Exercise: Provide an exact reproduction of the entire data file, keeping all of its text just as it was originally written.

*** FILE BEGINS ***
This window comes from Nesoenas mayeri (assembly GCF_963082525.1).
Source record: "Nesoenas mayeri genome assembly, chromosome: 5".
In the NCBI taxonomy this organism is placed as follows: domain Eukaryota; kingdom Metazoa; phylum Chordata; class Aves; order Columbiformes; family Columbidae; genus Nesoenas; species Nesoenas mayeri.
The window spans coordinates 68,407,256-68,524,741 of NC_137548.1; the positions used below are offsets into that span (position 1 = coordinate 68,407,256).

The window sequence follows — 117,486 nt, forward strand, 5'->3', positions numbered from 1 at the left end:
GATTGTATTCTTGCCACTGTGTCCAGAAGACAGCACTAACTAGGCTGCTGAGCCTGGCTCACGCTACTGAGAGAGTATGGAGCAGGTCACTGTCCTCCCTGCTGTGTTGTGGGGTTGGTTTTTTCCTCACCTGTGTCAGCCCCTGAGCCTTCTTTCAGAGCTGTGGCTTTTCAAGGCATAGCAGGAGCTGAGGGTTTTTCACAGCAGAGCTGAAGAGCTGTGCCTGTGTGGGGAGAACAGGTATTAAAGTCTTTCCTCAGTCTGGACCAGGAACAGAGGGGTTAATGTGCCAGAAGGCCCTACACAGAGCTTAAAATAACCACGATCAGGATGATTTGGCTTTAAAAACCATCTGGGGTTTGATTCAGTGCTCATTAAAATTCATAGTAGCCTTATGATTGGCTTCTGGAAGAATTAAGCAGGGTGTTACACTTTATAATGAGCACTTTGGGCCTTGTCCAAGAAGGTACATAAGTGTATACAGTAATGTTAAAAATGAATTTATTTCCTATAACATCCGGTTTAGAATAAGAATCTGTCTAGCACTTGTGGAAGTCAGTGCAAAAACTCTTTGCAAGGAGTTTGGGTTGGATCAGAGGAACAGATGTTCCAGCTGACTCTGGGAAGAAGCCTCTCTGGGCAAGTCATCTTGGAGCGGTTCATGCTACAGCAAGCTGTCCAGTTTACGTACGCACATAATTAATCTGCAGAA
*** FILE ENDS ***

This window comes from Nesoenas mayeri (assembly GCF_963082525.1).
Source record: "Nesoenas mayeri genome assembly, chromosome: 5".
In the NCBI taxonomy this organism is placed as follows: domain Eukaryota; kingdom Metazoa; phylum Chordata; class Aves; order Columbiformes; family Columbidae; genus Nesoenas; species Nesoenas mayeri.
The window spans coordinates 68,407,256-68,524,741 of NC_137548.1; the positions used below are offsets into that span (position 1 = coordinate 68,407,256).

The window sequence follows — 117,486 nt, forward strand, 5'->3', positions numbered from 1 at the left end:
GATTGTATTCTTGCCACTGTGTCCAGAAGACAGCACTAACTAGGCTGCTGAGCCTGGCTCACGCTACTGAGAGAGTATGGAGCAGGTCACTGTCCTCCCTGCTGTGTTGTGGGGTTGGTTTTTTCCTCACCTGTGTCAGCCCCTGAGCCTTCTTTCAGAGCTGTGGCTTTTCAAGGCATAGCAGGAGCTGAGGGTTTTTCACAGCAGAGCTGAAGAGCTGTGCCTGTGTGGGGAGAACAGGTATTAAAGTCTTTCCTCAGTCTGGACCAGGAACAGAGGGGTTAATGTGCCAGAAGGCCCTACACAGAGCTTAAAATAACCACGATCAGGATGATTTGGCTTTAAAAACCATCTGGGGTTTGATTCAGTGCTCATTAAAATTCATAGTAGCCTTATGATTGGCTTCTGGAAGAATTAAGCAGGGTGTTACACTTTATAATGAGCACTTTGGGCCTTGTCCAAGAAGGTACATAAGTGTATACAGTAATGTTAAAAATGAATTTATTTCCTATAACATCCGGTTTAGAATAAGAATCTGTCTAGCACTTGTGGAAGTCAGTGCAAAAACTCTTTGCAAGGAGTTTGGGTTGGATCAGAGGAACAGATGTTCCAGCTGACTCTGGGAAGAAGCCTCTCTGGGCAAGTCATCTTGGAGCGGTTCATGCTACAGCAAGCTGTCCAGTTTACGTACGCACATAATTAATCTGCAGAA